This is my final post re: the Jersey City Public Schools budget which will be voted on this Monday. The 2022-23 budget is far from certain to pass; anti-school-tax rhetoric may reduce funding so let's be honest about what that means: possible staff reductions or vacancies that won't be filled. And possibly more. A few related points, and information from my website to help inform the perspective:
2) The city has an interest in keeping the school levy low, hence the clockwork-like anti-school tax rhetoric each BOE budget season. Each year during the school budgeting season, City Hall criticizes the BOE with anti-school-tax rhetoric. Here's the pattern, and I want to point it out because I also follow, research, and write about city budgeting each year.
a) The city takes a "wait and see" approach because once the school levy is set, the city can then finalize the city levy.
b) A lower school levy means a higher city levy is possible while keeping the tax rate stable.
c) Here's the timeline nuance: the BOE is working out a levy that will take effect in July 2022 (the start of the next fiscal year). The city, however, still hasn't even shared their levy for calendar year 2022, the current operating year. The state gives this latitude to towns and cities; schools however must plan ahead. So the city has this right to sit on sidelines, hit the BOE with "high school tax" rhetoric (which is so misleading given we have comparatively low school tax rate in NJ), then work through their city budget process in summer (the city has passed its budget in August/Sept the past few years).
Timeline: May (Fiscal Year BOE Levy Passed) ----> June (Calendar Year City Levy Introduced)
3) Tax hikes are serious business. I don't minimize the importance here. But keep your eye on the entire tax bill. Last year property taxes were stable despite a school tax increase. That's because the city lowered its tax in August *in response to the school tax hike* that was passed in May. Learn more about this shift in levies here.
Also...school tax must go up because we need...teachers. Paras. Nurses. Coaches. Enrichment for kids. Aging buildings that must be repaired. And so on. To all who might counter this need in our schools, I'd ask: why does city tax need to go up? Why not ask the city to justify its spending? That's a question that isn't asked nearly enough by enough taxpayers (I know because I've followed the city budget hearings year on year and they do not receive the same public scrutiny as the the school board hearings).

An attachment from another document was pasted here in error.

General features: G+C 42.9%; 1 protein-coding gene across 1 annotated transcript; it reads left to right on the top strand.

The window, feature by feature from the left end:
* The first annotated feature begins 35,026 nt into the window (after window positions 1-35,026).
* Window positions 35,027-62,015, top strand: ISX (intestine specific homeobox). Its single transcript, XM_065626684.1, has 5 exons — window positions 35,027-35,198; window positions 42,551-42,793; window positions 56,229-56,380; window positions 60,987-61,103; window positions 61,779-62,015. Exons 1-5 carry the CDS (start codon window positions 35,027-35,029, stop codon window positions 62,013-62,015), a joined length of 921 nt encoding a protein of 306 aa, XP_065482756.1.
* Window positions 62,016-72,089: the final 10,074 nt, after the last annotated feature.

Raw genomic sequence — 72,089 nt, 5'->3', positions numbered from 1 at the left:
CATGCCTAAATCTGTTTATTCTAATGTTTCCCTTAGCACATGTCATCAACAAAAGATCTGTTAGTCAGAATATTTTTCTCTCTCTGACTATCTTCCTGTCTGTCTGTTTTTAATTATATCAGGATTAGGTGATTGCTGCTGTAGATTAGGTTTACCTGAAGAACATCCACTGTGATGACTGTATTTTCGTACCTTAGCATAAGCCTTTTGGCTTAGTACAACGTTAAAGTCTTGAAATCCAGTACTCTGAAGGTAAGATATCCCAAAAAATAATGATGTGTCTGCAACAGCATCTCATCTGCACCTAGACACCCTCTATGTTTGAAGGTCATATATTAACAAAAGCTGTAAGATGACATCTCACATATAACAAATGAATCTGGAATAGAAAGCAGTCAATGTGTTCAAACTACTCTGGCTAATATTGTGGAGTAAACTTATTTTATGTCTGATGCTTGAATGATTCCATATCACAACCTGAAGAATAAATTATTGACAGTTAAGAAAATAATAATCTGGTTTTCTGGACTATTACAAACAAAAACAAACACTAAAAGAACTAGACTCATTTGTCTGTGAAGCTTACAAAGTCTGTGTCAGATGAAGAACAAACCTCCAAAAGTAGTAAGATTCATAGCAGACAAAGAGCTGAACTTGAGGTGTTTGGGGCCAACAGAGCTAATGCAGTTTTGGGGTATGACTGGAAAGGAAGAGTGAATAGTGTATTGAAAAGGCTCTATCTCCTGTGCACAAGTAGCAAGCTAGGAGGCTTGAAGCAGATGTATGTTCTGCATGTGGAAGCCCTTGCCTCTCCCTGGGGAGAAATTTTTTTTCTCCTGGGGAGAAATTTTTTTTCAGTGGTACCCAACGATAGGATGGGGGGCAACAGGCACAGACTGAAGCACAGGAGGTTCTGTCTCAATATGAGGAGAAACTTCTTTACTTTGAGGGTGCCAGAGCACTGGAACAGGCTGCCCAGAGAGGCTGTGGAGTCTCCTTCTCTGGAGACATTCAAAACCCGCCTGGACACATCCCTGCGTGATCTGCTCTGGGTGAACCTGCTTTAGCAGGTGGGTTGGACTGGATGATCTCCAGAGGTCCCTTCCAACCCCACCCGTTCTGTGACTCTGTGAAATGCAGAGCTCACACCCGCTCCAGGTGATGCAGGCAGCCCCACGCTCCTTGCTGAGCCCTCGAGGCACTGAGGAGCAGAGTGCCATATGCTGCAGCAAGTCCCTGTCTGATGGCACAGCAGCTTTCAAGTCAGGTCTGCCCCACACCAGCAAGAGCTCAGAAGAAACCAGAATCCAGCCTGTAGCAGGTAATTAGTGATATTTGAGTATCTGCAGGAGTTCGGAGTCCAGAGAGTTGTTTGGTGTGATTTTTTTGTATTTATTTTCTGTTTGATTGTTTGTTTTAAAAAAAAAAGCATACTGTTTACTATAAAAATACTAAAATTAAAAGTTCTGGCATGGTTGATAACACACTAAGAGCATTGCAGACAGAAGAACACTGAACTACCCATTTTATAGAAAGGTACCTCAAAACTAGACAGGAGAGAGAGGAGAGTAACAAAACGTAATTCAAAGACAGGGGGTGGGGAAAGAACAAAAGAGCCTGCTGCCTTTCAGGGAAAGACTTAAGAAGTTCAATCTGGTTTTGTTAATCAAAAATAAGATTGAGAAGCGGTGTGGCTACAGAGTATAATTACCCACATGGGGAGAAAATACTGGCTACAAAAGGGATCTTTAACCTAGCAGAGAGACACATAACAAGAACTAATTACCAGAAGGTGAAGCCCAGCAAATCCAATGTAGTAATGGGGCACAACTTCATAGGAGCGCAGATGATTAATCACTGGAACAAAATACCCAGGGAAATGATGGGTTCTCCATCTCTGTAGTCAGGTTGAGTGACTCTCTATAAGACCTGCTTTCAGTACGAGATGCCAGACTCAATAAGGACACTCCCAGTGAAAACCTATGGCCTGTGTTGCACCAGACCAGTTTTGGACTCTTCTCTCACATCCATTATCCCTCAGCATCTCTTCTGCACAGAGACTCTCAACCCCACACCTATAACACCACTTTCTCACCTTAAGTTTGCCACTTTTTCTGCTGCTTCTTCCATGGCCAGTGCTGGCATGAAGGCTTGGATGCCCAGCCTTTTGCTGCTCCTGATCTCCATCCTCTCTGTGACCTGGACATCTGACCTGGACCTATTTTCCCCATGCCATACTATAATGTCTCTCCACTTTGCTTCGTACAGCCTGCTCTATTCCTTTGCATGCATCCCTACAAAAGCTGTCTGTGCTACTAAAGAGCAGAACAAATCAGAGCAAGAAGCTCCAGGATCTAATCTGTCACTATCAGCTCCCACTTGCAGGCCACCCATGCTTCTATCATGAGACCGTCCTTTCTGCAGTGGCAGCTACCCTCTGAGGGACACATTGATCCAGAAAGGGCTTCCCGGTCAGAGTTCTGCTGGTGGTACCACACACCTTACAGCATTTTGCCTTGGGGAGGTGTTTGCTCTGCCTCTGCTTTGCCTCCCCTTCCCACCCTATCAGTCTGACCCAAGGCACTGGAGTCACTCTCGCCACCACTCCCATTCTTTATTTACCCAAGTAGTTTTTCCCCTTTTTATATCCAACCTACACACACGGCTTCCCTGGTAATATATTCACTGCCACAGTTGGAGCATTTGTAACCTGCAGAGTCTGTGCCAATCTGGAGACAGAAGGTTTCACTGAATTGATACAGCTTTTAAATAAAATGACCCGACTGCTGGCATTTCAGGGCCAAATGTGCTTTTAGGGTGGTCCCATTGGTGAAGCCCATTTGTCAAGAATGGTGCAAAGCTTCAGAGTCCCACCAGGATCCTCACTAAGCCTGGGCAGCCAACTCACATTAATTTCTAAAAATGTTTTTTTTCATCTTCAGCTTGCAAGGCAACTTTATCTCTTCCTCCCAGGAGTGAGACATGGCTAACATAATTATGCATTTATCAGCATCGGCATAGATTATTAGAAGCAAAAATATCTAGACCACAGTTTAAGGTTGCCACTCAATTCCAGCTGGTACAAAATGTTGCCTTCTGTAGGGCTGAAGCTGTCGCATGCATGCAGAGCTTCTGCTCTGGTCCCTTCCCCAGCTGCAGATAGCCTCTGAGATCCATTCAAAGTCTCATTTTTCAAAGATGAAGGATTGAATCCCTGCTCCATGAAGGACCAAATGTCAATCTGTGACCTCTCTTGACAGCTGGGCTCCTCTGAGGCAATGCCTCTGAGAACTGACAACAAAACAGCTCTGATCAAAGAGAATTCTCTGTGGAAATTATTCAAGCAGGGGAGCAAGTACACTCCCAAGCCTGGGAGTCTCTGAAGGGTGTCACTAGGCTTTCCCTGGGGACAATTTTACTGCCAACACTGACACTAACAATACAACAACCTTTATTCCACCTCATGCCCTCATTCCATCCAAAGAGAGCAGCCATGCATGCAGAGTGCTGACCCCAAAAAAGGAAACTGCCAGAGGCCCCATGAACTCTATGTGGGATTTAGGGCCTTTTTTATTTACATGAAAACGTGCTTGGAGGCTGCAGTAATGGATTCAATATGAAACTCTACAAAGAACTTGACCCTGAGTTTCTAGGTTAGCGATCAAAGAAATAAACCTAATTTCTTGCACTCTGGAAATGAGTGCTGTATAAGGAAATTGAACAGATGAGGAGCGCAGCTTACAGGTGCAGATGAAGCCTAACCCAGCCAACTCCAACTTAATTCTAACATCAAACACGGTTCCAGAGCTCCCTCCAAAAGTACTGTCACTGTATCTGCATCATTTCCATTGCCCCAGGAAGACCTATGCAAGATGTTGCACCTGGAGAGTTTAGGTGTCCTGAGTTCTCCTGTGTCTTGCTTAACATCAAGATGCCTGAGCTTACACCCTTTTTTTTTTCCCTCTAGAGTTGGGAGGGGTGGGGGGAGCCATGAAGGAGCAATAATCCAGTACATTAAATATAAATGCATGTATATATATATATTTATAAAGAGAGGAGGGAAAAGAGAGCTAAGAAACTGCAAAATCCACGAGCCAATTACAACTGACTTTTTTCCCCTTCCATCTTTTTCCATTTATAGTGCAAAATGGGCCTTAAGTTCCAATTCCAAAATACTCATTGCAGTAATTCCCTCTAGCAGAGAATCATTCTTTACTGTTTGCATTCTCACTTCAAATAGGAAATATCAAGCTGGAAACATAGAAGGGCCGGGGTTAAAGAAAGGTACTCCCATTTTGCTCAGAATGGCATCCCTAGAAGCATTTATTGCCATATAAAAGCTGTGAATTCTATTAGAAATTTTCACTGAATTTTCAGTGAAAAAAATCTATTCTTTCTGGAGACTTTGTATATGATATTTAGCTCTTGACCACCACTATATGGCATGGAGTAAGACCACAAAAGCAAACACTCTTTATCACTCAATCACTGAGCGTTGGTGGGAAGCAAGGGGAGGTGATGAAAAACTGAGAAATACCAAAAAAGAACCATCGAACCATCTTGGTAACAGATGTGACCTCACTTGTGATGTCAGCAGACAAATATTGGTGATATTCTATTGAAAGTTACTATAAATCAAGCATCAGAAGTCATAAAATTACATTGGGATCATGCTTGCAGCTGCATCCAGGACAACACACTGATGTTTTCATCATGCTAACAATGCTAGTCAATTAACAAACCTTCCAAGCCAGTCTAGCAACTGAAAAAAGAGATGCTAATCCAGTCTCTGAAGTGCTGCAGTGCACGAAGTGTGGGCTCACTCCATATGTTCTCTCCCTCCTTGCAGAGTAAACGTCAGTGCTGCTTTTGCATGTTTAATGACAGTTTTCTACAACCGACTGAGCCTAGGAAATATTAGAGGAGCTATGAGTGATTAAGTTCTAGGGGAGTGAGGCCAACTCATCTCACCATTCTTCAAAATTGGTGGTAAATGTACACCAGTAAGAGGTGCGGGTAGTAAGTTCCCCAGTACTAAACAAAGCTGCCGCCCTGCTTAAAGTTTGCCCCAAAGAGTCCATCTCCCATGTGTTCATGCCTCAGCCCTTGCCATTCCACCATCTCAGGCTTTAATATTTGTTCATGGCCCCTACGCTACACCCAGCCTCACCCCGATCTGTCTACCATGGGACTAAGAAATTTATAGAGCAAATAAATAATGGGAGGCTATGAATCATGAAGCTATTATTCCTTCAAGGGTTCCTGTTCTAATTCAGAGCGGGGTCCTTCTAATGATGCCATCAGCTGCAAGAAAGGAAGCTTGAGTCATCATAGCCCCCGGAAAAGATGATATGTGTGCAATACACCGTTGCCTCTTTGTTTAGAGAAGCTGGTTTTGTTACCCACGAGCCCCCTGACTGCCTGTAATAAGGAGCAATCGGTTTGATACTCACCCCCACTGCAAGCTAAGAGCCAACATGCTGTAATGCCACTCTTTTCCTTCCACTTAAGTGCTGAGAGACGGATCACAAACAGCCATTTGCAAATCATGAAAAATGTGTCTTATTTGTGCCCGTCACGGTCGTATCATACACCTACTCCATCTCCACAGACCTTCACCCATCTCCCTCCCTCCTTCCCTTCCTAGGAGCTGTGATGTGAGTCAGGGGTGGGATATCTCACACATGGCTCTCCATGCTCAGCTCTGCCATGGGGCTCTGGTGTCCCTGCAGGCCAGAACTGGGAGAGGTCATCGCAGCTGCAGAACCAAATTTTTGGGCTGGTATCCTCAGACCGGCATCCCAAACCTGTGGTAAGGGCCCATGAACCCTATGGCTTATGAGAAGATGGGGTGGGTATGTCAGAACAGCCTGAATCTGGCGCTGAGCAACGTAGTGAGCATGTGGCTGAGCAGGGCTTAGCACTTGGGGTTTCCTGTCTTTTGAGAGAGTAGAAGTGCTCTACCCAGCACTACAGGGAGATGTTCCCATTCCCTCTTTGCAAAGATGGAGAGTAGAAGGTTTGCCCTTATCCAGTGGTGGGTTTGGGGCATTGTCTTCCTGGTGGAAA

4) The BOE is between a true rock and a hard place, but it's not a surprise. We're in the middle of multiple years of state aid cuts.
The rest of the state is fed up with JC, our big buildings, things like the Pompidou, and ... our low school tax rate. They are letting us figure this school funding out on our own. Because we have the tax base to fund locally, and it's up to us as a community to force our 3 local governments to share the property tax dollars equitably. The state isn't going to fight that internal battle for us. This is how the rest of the state sees us -- a huge tax base and a small school tax rate. It shows how little we value our children in Jersey City...the state will not rescue us because we make this choice when our BOE votes not to fund. The state will continue to withdraw state aid. Learn more about our low school tax rate here.
So yes, the district needs vast improvements in how it reports and shares data. So I understand the frustration re: "where is the money going." All that said: I truly believe "lack of transparency" is a terrible excuse to defund. I think we should fund it, and also work for more transparency; it's not an either/or, it's a both/and. "Not funding" is what we do if we want to throw the system away; it has the same effect. You cannot fix something if you are starving it at the same time. If someone else has a better solution, I'm all ears.
So ultimately, this is up to community; it always has been. It's happening now, none of this is really surprising as to where we are and how we got here, and I want to share that if the budget gets cut and there are cuts to staff, let's not say we weren't warned.
Learn more and take action if you want to in this call to action.